August Issue 2011

By | News & Politics | Opinion | Viewpoint | Published 13 years ago

000_DV993215Although predictions about the impending demise of Rupert Murdoch’s media empire may well be exaggerated, there can be little question that it has suffered serious blows in Britain during the past month, and aftershocks from the quake are likely to be felt for a long time to come. It is perfectly possible that in the years ahead the demise of the News of the World (NoW) could be signposted as the beginning of the end, at least as far as News Corporation’s newspapers are concerned.

The potentially fatal blow was struck by revelations that Glenn Mulcaire, a private investigator hired by the NoW, hacked into the mobile phones of hundreds of people in order to listen to recorded messages which, in many cases, were used as the basis for reports published in Britain’s highest-selling Sunday tabloid.

When Mulcaire and the newspaper’s royal correspondent, Clive Goodman, were sentenced to jail in 2007 on the charge of hacking into the mobile phones of people associated with the royal family (including Prince William), NoW claimed that Goodman was a rogue reporter using methods that the paper’s management did not condone. Allegations that Goodman’s behaviour was part of journalistic culture were not pursued at the time by Scotland Yard.

It has since turned out that the police had good cause not to examine NoW affairs too closely, given that the newspaper’s news-gathering strategies included paying cops for information. The resignations last month of London’s Metropolitan Police chief and his deputy are now part of the revived story, which sprouted legs at the start of the year, thanks in large part to the persistence of a very different newspaper, The Guardian, and its reporter Nick Davies — a likely recipient of multiple journalism awards in the year ahead.

The first casualty this year was the British prime minister’s chief spin doctor, Andy Coulson — a former editor of NoW who had been hired as communications director despite the misgivings of leading Liberal Democrats as well as The Guardian. Coulson had resigned from NoW in 2007 in the wake of the initial hacking scandal, albeit without acknowledging culpability. He had taken over as editor four years earlier, replacing Rebekah Wade, who had been named editor of NoW’s daily sister, The Sun.

Now known by her married name, Rebekah Brooks, she became the chief executive of News International, News Corp’s British subsidiary, in 2009. News Corp also owns the upmarket newspapers The Times and The Sunday Times. Like Coulson, she too has denied all responsibility for the nefarious goings-on at NoW.

When Rupert Murdoch arrived in London last month to personally tackle the biggest embarrassment his empire has hitherto faced, he was asked by the media scrum what his foremost priority would be. He pointed at Brooks and said, “She is.” Although it seemed obvious her position had become untenable, Brooks was not fired — she apparently offered to resign, but Murdoch pooh-poohed the idea. It was a couple of weeks later that her head rolled, along with that of senior News Corp executive Les Hinton, who had been head of News International before being named CEO of Dow Jones once Murdoch acquired it.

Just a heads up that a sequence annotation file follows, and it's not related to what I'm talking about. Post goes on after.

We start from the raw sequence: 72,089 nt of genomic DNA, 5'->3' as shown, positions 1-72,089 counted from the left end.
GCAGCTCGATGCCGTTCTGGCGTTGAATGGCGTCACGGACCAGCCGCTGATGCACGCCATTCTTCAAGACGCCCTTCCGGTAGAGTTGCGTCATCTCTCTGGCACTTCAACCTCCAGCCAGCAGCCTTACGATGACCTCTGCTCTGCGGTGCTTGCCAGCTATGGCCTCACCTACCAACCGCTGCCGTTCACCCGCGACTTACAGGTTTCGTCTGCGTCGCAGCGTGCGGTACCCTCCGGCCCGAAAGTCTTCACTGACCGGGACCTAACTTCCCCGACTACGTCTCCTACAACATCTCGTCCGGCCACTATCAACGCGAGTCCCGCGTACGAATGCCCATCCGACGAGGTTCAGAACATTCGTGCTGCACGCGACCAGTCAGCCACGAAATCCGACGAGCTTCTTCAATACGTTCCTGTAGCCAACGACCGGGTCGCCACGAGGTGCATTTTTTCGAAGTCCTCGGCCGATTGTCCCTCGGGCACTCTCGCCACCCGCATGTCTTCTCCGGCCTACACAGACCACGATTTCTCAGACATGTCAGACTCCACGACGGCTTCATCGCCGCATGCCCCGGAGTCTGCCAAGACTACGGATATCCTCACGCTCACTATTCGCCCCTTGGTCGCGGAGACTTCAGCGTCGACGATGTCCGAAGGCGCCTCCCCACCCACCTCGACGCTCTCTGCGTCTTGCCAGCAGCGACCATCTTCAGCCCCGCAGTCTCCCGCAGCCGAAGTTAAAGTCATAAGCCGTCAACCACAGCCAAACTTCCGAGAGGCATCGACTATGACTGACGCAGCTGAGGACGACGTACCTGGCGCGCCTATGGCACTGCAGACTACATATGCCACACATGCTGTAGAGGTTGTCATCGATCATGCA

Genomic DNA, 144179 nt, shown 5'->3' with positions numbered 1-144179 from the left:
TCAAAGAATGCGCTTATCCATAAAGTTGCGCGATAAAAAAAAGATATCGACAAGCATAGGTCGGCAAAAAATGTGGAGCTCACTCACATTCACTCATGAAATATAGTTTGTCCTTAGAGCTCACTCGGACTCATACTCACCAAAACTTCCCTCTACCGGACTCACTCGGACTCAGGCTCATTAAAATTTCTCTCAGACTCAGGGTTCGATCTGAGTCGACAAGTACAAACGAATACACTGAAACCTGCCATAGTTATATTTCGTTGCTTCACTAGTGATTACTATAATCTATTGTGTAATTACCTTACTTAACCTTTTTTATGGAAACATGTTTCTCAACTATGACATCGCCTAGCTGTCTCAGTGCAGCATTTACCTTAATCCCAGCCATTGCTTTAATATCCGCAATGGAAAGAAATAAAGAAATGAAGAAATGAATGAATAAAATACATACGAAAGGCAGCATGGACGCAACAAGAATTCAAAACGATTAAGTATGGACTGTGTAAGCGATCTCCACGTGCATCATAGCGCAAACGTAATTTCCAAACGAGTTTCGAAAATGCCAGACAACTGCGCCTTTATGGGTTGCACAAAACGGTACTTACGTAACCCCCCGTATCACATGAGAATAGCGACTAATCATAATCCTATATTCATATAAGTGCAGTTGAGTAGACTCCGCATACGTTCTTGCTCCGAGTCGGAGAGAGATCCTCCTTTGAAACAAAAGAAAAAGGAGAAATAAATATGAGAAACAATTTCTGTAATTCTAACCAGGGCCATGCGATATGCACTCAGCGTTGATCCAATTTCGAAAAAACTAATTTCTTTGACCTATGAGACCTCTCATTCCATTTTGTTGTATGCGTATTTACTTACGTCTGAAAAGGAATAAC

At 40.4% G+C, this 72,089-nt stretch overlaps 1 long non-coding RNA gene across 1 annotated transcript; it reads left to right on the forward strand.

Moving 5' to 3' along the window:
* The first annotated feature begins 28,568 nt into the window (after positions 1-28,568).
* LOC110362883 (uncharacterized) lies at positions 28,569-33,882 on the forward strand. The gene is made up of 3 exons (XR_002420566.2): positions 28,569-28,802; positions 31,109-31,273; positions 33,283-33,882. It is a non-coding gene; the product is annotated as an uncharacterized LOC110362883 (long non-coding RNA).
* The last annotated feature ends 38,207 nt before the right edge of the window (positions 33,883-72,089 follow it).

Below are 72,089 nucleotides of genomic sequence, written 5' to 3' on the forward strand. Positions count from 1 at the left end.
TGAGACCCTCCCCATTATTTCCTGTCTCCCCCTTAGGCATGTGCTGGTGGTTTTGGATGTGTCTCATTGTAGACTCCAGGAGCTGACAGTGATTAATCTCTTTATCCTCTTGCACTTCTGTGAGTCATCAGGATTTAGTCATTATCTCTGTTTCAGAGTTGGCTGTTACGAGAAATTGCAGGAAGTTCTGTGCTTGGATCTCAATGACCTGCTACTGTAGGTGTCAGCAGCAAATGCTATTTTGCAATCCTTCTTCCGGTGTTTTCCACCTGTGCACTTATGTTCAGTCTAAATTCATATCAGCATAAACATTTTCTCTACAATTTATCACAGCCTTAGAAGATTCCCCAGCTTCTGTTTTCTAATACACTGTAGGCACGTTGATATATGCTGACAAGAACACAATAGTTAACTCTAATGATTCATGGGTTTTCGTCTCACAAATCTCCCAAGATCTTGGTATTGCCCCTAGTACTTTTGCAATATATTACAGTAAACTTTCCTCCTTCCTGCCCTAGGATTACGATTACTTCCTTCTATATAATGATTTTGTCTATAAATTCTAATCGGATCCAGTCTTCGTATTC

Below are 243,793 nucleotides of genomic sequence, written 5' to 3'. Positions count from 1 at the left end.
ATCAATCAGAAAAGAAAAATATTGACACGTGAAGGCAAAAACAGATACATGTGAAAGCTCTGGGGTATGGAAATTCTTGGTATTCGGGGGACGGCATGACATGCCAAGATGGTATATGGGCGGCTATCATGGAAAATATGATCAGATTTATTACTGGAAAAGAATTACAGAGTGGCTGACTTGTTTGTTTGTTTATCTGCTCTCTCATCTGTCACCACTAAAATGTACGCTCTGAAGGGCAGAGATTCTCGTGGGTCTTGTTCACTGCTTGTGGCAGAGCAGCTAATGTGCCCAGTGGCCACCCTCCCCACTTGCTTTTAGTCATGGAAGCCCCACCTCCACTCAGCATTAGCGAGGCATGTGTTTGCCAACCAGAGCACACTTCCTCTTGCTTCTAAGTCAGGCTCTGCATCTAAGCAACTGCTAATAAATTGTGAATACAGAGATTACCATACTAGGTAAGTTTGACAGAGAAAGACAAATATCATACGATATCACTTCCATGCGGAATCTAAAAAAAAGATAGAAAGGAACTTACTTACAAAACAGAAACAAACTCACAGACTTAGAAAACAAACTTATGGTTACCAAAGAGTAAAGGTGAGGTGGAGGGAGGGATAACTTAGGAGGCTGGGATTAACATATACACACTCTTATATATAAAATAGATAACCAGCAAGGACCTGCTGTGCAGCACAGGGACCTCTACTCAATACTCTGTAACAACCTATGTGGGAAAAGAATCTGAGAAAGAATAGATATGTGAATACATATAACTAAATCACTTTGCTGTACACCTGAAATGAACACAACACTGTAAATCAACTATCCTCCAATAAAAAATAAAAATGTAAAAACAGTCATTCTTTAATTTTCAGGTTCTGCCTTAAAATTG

This was an unprecedented twin blow for the media mogul, whose association with Hinton goes back to the 1950s, when the latter, as a teenager, used to fetch lunchtime sandwiches for his young boss in Adelaide. That’s where Rupert began his journey as a press proprietor — he was still a student at Oxford when his father, Sir Keith Murdoch, died, leaving him a struggling evening tabloid in the South Australian capital.

The young Rupert Murdoch is believed to have harboured socialist ideals; his Oxford digs were reputedly decorated with a Lenin bust. He evidently lost little time in acquiring capitalist nous: not only did he succeed in reviving the fortunes of The Advertiser in Adelaide, but he also embarked on a shopping spree, buying up newspapers in other Australian cities. By the mid-1960s, he had launched the country’s only national newspaper, The Australian. News Corp’s Australian subsidiary, News Limited, owns about 70% of the national press, a degree of media concentration unparalleled outside communist countries.

When Murdoch turned his gaze to foreign markets, News of the World — a scurrilous broadsheet that had become the highest-selling English-language newspaper in the world in the postwar years — caught his attention. It became his first overseas acquisition, followed by The Sun, a tabloid notorious for devoting page three to photographs of topless women. The Times and its Sunday sister followed more than a decade later, in the early years of the Thatcher era.

Margaret Thatcher did not need to ask Murdoch for favours: her union-bashing agenda held a natural appeal for him, not least when he faced mass industrial action in the early 1980s after deciding to shift operations from Fleet Street to Wapping. The print unions’ insistence on sticking with old technology may have been fatuous, but Murdoch’s ruthlessness in enforcing the shift warmed the cockles of Thatcher’s heart. His newspapers, meanwhile, went way over the top in denigrating Labour Party leader Michael Foot. The propaganda continued after Foot made way for Neil Kinnock, climaxing with The Sun’s devastating front-page pronouncement on election day in 1992: “If Kinnock wins today, will the last person to leave Britain please turn out the lights.”